It’s the time of year when resort reservations are fielding more calls than ever before for the summer months.  Your resort reservations and front desk colleagues will be fielding questions from both prospects and guests about why it is that the rates are so much higher during these and other peak dates.  

The specifics of the questions being asked vary according to who is asking and the dates in question.  Yet for as long as I can remember, the basic explanation provided is essentially the same: “Rates go up during periods of peak demand.”  

When you think about it, offering this type explanation is essentially defending one of the fundamental laws of capitalism — supply and demand. We might as well tell them the whole truth and nothing but the truth: “Actually, sir, the rate goes up due to what our revenue manager calls compressed demand.  When that happens, she really pushes rate so that we can maximize RevPAR, which is “revenue per available room.” This helps our company generate the most ROI, which is return on investment, so our owners can make the most profit off of guests like you!”

Okay, so this is all true, but do we REALLY want to say this? There is another way of explaining why rates change that is equally as true, but which sure sounds much better to the listener.   

It is true that we do charge more for meeting space and guest rooms during busier times of the year. However, it is every bit as equally true that we also discount when it’s slow! Further, and also very true, smart hospitality sales people are very happy to help the buyer find discounted rates if their plans are flexible.  Your revenue manager will LOVE you if you do! RM’s love elastic demand that can be stretched to move over during periods of moderate or low occupancy.  Any hotel can sell out when demand is strong. The best hotel reservations agents do all they can to encourage those who are flexible to move to alternative dates by luring them with lower rates and more concessions, helping to optimize revenue and fully actualize potential.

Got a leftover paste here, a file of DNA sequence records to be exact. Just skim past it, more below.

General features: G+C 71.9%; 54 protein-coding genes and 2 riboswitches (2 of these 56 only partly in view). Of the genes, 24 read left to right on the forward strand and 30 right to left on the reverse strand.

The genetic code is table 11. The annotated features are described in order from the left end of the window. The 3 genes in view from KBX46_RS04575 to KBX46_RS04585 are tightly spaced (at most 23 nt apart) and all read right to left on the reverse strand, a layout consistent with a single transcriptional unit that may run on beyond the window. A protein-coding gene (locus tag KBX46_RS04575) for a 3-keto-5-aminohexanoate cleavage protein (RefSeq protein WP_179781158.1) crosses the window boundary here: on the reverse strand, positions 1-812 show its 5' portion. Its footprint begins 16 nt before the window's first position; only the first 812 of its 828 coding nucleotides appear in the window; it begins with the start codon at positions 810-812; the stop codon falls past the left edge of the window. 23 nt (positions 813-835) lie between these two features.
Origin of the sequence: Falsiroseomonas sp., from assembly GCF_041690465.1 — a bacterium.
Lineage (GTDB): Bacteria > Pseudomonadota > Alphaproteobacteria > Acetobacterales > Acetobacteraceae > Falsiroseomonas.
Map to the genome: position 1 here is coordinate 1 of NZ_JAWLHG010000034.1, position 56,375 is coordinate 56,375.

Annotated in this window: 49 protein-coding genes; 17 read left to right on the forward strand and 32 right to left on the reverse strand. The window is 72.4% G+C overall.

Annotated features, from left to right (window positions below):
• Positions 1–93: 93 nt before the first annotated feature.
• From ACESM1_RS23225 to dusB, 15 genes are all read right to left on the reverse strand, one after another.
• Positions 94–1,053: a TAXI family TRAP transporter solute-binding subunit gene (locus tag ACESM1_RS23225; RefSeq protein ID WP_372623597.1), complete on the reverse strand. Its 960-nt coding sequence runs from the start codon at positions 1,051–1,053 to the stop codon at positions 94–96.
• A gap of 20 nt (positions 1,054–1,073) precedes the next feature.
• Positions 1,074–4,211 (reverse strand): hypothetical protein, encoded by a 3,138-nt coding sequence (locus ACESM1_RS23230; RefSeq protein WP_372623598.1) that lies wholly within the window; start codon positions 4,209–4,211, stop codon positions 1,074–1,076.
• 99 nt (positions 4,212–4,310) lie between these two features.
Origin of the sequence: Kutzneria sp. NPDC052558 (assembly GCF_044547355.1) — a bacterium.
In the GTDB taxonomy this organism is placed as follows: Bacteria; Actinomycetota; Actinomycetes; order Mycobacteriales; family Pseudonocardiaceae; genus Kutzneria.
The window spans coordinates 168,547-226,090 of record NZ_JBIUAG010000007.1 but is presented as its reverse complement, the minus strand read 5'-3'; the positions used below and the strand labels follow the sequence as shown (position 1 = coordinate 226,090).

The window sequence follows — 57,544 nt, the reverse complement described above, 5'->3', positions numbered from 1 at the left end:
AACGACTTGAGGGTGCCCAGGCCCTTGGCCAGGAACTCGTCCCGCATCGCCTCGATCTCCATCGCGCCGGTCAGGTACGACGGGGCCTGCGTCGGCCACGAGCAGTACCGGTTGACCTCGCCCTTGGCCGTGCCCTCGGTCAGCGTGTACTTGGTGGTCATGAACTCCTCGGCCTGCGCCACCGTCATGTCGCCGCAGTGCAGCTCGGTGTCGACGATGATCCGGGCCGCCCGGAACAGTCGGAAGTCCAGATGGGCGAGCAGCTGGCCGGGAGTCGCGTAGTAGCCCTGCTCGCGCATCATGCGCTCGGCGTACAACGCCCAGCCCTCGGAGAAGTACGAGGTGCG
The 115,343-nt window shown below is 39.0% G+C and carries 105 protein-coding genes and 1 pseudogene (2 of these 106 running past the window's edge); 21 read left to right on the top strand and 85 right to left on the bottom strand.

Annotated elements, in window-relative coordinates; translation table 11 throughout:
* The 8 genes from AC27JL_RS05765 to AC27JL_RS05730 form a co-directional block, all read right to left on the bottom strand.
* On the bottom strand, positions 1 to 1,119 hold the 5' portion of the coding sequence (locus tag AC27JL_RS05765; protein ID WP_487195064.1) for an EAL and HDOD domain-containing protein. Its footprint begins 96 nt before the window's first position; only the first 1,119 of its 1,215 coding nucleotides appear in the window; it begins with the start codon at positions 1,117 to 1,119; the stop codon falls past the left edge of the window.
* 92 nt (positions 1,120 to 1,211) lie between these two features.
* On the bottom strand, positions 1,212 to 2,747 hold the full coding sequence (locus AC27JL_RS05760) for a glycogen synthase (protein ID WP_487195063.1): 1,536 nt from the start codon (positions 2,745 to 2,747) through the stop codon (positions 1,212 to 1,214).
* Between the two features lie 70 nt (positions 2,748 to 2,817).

To do so, you just have to re-program your mind to change-up the way you explain rate variance.  It does take some practice.  So the next time a guest or sales prospect says “Why are the rates so much higher during this time?” just respond by saying “During times like these our normal rates apply. However, we do offer discounts during slower periods.”  Then continue on to say: “If your vacation plans are flexible, I would love to search some other dates for you. For example, we have some terrific package deals for the first week of June and the last week of August.”